Harvard Medical School now offers a program for third-year students to combat “ethical erosion” and to help students retain their idealism, reports Duke Divinity School’s Faith & Leadership web site. It had been discovered that many medical school students lose a sense of idealism and altruism as they move through their studies.
But the problem is broader still. A study in the March 2008 issue of Academic Medicine reported that a “significant decrease in vicarious empathy is of concern, because empathy is crucial for a successful physician-patient relationship.” In other words, if doctors cannot empathize with their patients then that lack of connection is going to have a negative effect on their practice of medicine.
This made me wonder about possible parallels to vocational ministry. Do ministerial students suffer from “ethical erosion” as they learn the information and skills needed in their vocational role? By moral erosion I mean the lessening of a minister’s ability to actually live for Christ and serve others out of a deep personal connection with God and the people to whom he or she is ministering.
Before I went to seminary years ago I heard a number of people say things like, “Don’t let seminary ruin you. Don’t let it take away your passion for Christ.” It didn’t. I came out with more desire and passion to serve. But I have seen some ministers suffer this fate.
Let’s see what Harvard Medical School discovered and see if we can learn anything about how we train vocational ministers. It may also give us some clues about training non-vocational ministers—our church members.
Harvard set up a pilot program “creating a community of mentors, students and patients who are accountable to one another in the work of relieving human suffering,” Faith & Leadership reported. “It’s a relationship-based model of learning where duty and commitment imbue the learning process, the learner and the teacher,” said David Hirsh, director and co-founder of the program.
Students, as a result, learned to be empathetic and patient-centered.
Hirsh said there are three important missions when helping a person to become a physician/caregiver. “One is knowledge, one is skillfulness, and the other might go under the rubric of professionalism.” He described professionalism as including altruism, duty and humanism, by which he seems to mean a genuine care and concern for other people.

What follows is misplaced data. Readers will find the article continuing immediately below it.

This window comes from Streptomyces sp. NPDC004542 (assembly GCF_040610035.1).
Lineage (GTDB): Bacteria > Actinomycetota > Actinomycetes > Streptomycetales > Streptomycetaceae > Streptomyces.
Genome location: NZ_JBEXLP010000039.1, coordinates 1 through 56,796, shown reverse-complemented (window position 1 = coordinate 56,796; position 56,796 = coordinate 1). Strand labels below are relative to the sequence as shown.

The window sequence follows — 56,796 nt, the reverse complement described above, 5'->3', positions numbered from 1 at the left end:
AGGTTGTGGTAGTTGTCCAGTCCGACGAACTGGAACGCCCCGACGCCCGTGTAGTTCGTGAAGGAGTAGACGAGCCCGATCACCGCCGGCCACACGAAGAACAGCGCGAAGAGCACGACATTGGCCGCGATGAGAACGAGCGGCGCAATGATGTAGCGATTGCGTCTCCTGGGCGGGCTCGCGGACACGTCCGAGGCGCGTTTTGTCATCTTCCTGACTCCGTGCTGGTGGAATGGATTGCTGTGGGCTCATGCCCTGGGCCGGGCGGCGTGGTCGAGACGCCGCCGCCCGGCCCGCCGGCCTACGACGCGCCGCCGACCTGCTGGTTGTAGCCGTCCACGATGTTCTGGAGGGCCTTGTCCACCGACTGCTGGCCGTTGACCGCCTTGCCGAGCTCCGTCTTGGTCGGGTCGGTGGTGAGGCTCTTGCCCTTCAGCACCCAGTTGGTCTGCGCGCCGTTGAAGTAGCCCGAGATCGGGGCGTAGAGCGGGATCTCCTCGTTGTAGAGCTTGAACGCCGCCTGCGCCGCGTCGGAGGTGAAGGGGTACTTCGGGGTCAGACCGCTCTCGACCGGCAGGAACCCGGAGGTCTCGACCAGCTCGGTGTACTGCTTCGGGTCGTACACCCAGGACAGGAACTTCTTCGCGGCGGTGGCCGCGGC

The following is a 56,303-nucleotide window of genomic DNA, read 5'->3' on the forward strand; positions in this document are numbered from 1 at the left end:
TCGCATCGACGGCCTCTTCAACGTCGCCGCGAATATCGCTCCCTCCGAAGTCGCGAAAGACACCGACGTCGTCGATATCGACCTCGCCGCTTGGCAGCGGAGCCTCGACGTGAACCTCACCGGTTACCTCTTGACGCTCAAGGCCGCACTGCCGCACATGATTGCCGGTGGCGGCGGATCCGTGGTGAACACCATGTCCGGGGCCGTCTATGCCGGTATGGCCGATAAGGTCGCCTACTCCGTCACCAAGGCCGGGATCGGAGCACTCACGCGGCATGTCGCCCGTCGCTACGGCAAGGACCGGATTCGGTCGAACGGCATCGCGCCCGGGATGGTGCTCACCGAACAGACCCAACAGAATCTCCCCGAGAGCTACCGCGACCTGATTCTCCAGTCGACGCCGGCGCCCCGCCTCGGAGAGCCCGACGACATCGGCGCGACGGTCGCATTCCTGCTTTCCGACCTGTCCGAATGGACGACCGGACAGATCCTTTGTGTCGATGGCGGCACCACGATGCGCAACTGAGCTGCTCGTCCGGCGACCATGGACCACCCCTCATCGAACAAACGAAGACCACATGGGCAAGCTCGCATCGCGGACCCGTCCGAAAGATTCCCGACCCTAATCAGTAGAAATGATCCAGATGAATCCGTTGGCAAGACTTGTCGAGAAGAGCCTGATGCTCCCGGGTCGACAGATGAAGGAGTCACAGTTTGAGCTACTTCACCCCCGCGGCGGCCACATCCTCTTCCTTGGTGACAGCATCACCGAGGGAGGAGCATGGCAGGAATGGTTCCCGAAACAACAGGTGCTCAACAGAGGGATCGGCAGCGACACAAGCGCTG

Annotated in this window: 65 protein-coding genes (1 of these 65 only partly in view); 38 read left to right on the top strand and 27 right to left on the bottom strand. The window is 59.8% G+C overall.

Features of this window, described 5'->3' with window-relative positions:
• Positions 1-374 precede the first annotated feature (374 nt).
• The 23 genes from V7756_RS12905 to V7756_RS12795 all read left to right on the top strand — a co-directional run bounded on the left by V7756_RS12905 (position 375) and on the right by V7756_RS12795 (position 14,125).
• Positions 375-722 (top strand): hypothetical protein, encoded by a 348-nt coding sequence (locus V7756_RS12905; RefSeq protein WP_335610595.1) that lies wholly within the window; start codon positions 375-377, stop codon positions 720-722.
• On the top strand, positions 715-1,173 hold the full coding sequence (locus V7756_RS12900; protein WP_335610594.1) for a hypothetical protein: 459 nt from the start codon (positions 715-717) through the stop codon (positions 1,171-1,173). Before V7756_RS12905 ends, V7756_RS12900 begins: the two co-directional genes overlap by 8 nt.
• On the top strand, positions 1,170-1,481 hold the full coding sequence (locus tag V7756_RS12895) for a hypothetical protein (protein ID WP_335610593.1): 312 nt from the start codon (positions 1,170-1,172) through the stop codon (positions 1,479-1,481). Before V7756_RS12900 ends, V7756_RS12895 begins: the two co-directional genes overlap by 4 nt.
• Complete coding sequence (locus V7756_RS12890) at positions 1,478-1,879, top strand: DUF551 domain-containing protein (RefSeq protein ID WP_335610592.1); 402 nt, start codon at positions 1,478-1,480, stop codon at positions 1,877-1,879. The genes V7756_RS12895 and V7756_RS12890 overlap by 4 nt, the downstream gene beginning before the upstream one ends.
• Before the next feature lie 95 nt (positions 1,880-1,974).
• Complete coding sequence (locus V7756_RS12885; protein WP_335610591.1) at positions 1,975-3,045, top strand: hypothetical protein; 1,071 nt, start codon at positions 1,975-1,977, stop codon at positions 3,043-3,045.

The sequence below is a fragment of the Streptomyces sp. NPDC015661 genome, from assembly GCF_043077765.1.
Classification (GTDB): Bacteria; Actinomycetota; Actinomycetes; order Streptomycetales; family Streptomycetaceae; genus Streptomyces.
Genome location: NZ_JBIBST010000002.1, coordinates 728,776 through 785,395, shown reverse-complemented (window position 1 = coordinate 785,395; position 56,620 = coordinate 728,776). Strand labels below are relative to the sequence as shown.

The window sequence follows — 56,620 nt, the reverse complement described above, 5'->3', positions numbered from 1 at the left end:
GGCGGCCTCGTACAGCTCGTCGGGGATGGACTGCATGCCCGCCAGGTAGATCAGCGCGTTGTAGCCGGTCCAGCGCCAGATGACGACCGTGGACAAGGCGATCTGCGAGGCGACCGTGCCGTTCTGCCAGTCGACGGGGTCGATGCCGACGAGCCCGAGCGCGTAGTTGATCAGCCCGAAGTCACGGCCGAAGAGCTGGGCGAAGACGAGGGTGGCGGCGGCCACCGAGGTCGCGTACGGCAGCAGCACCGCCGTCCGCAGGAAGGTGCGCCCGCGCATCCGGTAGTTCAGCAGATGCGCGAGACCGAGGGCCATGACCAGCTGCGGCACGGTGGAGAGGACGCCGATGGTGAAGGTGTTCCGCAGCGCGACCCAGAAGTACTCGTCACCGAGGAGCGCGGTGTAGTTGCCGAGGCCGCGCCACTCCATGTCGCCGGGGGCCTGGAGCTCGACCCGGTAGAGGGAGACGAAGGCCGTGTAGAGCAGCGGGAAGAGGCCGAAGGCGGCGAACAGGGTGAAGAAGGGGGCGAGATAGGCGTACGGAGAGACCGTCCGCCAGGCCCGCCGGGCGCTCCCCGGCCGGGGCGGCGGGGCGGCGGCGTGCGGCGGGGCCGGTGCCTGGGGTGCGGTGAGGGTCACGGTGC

“Medical schools have been traditionally quite excellent at helping students learn the knowledge part and the skill part, across a wide variety of skills,” Hirsh said. “Medical schools traditionally have not used deliberate training for professionalism. They’ve relied on bringing in wonderful people and having them do wonderful things, and hoping professionalism takes care of itself.”
When I first read those words about “wonder people” doing “wonderful things,” I thought there was a real parallel to vocational ministry. Many wonderful men and women train to do wonderful things in ministry.
The way Hirsh uses “professionalism” in his field seems to be different from how we use it in ministry, where we typically associate professionalism with the knowledge and skills of ministry. Hirsh see professionalism as how one actually carries out his or her work—how the doctor relates to patients. In ministry, we could liken it to how the minister relates to church members.
Through the years I have met many, many wonderful ministers who simply love and have a deep commitment to the church members they seek to serve and lead. They love them despite their flaws and flagging commitment. Such ministers are God’s select servants. They may not be widely known or exalted, but they are ministers in the best and highest sense of that word.
It is, however, easy for some of us ministers to lose that connection with those to whom we have been called to serve. God’sministry becomes our ministry. And when it does, we lose something very deep and valuable.
And here again ministry should be like medicine. “It’s not about us as individuals,” Hirsh said. “It’s about relieving human suffering.” Ministry is about more than relieving human suffering; it’s also about bringing faith, hope and love to others.
“The patient needs to matter to the student,” Hirsh said. And, it would seem likewise in the minister-member relationship.
Harvard Medical School has sought to bring these values to its students by enhancing each student’s relationship with a mentor, faculty, fellow students and patients. The students spend more time on cases and stay with each case longer. As a result, they get to know patients better. The students also grow to understand that they are always learning in the midst of a community that includes the doctor, patient and other doctors.
When communities function well, “they can be incredibly helpful, as they mutually affirm high ideals, service-minded ideals,” Hirsh said. “So the community of students with their faculty and with nurses and other professionals, and frankly having students engaged with the community of patients that they are serving, puts them in a position to recognize the nuances and subtleties and fullness of the community. It’s all about relationships.
“My highest ideals can inform my work,” he continued. “My work can support my highest ideals. It sounds dreamy, but in the real world of work, hard things happen. They’re going to happen whether we have solid community or not.”
May we all be informed by our highest ideals in the midst of the “real world of work.”